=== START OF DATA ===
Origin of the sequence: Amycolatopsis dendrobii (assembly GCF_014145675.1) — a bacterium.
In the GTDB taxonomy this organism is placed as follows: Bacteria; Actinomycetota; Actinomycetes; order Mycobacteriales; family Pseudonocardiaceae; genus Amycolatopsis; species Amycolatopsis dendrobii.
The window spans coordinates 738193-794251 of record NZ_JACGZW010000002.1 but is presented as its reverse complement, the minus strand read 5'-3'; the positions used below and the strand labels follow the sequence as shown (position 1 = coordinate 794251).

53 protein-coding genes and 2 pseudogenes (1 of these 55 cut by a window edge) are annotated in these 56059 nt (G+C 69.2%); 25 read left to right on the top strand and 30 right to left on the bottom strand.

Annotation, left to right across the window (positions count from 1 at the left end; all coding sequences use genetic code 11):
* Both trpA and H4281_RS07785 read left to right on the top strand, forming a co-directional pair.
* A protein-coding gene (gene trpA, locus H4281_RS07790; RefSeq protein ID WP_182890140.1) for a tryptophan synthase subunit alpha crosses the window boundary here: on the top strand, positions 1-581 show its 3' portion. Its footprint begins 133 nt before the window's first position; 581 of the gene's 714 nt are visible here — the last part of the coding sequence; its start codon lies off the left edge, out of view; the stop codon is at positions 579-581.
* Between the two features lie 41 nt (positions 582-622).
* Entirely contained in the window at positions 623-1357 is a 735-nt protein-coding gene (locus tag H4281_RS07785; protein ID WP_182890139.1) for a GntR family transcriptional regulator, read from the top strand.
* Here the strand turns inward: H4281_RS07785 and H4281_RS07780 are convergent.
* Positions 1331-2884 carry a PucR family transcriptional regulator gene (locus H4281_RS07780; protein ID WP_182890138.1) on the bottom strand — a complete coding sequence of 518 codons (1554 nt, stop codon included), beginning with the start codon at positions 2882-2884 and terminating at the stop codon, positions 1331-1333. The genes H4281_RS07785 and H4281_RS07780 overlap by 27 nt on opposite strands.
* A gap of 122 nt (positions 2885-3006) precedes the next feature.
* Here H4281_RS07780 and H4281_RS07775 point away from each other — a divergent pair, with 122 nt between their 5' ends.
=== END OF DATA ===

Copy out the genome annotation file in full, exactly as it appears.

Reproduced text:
Origin of the sequence: Amycolatopsis dendrobii (assembly GCF_014145675.1) — a bacterium.
In the GTDB taxonomy this organism is placed as follows: Bacteria; Actinomycetota; Actinomycetes; order Mycobacteriales; family Pseudonocardiaceae; genus Amycolatopsis; species Amycolatopsis dendrobii.
The window spans coordinates 738193-794251 of record NZ_JACGZW010000002.1 but is presented as its reverse complement, the minus strand read 5'-3'; the positions used below and the strand labels follow the sequence as shown (position 1 = coordinate 794251).

53 protein-coding genes and 2 pseudogenes (1 of these 55 cut by a window edge) are annotated in these 56059 nt (G+C 69.2%); 25 read left to right on the top strand and 30 right to left on the bottom strand.

Annotation, left to right across the window (positions count from 1 at the left end; all coding sequences use genetic code 11):
* Both trpA and H4281_RS07785 read left to right on the top strand, forming a co-directional pair.
* A protein-coding gene (gene trpA, locus H4281_RS07790; RefSeq protein ID WP_182890140.1) for a tryptophan synthase subunit alpha crosses the window boundary here: on the top strand, positions 1-581 show its 3' portion. Its footprint begins 133 nt before the window's first position; 581 of the gene's 714 nt are visible here — the last part of the coding sequence; its start codon lies off the left edge, out of view; the stop codon is at positions 579-581.
* Between the two features lie 41 nt (positions 582-622).
* Entirely contained in the window at positions 623-1357 is a 735-nt protein-coding gene (locus tag H4281_RS07785; protein ID WP_182890139.1) for a GntR family transcriptional regulator, read from the top strand.
* Here the strand turns inward: H4281_RS07785 and H4281_RS07780 are convergent.
* Positions 1331-2884 carry a PucR family transcriptional regulator gene (locus H4281_RS07780; protein ID WP_182890138.1) on the bottom strand — a complete coding sequence of 518 codons (1554 nt, stop codon included), beginning with the start codon at positions 2882-2884 and terminating at the stop codon, positions 1331-1333. The genes H4281_RS07785 and H4281_RS07780 overlap by 27 nt on opposite strands.
* A gap of 122 nt (positions 2885-3006) precedes the next feature.
* Here H4281_RS07780 and H4281_RS07775 point away from each other — a divergent pair, with 122 nt between their 5' ends.